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EDITORIAL - Tighten access to telecoms data

Published:Monday | July 21, 2014 | 12:00 AM

This newspaper is all for granting to the Independent Commission of Investigations (INDECOM), the agency that probes abuses by the security forces, the right of access to the telephone records and other communications data of any person it is investigating. Indeed, it may be even be appropriate, as Peter Bunting, the national security minister, suggests, to extend that authority to other areas and/or agencies of law enforcement.

However, we believe that the process by which this right is currently exercised should be reviewed to afford greater protection of privacy and to lessen ministerial power and the potential for abuse that arises therefrom. The issue is now before a joint parliamentary committee and part of a broader review of the INDECOM Act, in which the agency's boss, Terrence Williams, is arguing for greater independence of action.

At present, under the Telecommunications Act, at Section 47, the commissioner of police, an officer of the Jamaica Constabulary Force who has charge of internal security or the National Firearms and Drugs Intelligence Centre, can apply to the telecommunications carrier for information about a client, including the types of service they utilise, when and how, for the purpose of investigating a crime, or threats to national security. The chief of defence staff of the Jamaica Defence Force (JDF) and the head of military intelligence can also access that information.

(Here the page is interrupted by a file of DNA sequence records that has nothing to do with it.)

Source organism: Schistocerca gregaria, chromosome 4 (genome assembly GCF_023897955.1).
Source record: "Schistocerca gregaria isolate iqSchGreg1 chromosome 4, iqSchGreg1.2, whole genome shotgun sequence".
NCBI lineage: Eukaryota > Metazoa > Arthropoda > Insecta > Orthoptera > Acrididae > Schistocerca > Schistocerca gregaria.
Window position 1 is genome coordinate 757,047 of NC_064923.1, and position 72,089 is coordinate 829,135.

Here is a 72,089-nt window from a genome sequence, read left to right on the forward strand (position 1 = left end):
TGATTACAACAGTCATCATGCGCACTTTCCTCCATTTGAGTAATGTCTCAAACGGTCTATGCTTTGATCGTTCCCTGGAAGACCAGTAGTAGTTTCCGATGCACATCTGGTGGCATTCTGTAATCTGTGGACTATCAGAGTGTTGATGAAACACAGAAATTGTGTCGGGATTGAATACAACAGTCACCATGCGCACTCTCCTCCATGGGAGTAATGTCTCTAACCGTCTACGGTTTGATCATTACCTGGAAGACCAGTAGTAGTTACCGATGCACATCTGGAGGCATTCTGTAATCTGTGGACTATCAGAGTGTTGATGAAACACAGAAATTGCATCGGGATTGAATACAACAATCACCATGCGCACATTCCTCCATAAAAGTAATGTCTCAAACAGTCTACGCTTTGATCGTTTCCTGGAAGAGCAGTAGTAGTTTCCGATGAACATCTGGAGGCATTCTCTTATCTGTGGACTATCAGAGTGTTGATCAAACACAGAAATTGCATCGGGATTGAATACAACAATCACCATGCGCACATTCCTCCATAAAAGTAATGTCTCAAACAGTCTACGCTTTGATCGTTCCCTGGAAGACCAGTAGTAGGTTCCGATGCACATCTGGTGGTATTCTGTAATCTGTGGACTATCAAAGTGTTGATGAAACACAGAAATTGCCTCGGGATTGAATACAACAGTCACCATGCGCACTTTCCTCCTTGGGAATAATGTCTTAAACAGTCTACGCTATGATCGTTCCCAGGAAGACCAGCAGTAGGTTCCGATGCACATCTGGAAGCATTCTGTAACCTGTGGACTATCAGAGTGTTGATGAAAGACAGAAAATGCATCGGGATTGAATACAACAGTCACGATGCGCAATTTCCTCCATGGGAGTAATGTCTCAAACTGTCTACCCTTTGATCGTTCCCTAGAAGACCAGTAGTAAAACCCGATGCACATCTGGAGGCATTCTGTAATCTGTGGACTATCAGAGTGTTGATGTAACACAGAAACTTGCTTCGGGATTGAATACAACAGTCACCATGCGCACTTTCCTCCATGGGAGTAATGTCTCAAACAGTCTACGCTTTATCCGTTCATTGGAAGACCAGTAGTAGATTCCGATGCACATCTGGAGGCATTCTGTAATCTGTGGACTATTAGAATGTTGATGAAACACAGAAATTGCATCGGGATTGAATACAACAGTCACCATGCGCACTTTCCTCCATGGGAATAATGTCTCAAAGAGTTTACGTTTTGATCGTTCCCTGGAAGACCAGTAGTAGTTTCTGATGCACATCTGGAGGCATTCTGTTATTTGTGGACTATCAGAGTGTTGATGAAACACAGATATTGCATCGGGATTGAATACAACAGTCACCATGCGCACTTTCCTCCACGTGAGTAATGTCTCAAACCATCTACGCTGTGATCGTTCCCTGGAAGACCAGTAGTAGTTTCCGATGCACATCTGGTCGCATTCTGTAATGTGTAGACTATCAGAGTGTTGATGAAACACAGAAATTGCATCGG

INDECOM, however, has no such right. Indeed, Mr Williams explained that the agency's normal course is to seek the required approval via the police, who, sometimes, are unwilling to share the information. The law, though, makes INDECOM an independent agency that pursues investigations in its own right. It is not subordinate to the constabulary. Indeed, the courts have upheld its right of arrest and prosecution in cases arising from its investigation.

In that regard, its right of independence to gather information for its investigations should be beyond debate. Except that INDECOM, and other agencies, should be required to face higher hurdles than is currently the case when seeking people's private communication data and records, which the law presumes to be 'secret and confidential', before it offers the exceptions.


We believe that there is no substantial difference between the privacy of a person's telecommunications record and/or data and having the privacy of his communications impinged upon at the time it is taking place. For the latter to be done lawfully, under the Interception of Communications Act, the authorised officer is required to get a warrant from a judge, based on an application outlining the reason for the request.

The presumption here is that the citizen's constitutional right to the privacy of his or her communication is sacred and ought not to be violated but for good reason, which should be subject to an appropriate test by the independent judiciary. Further, by placing specific limits on the use of the intercepted information, the law limits the scope for abuse and damage to the citizen. The same, or similar, restraint should be placed on the State's access to communication records and data over which the citizen enters into a contract with a telecommunications provider on the assumption that the information will be held as confidential and private.

The opinions on this page, except for the above, do not necessarily reflect the views of The Gleaner. To respond to a Gleaner editorial, email us: or fax: 922-6223. Responses should be no longer than 400 words. Not all responses will be published.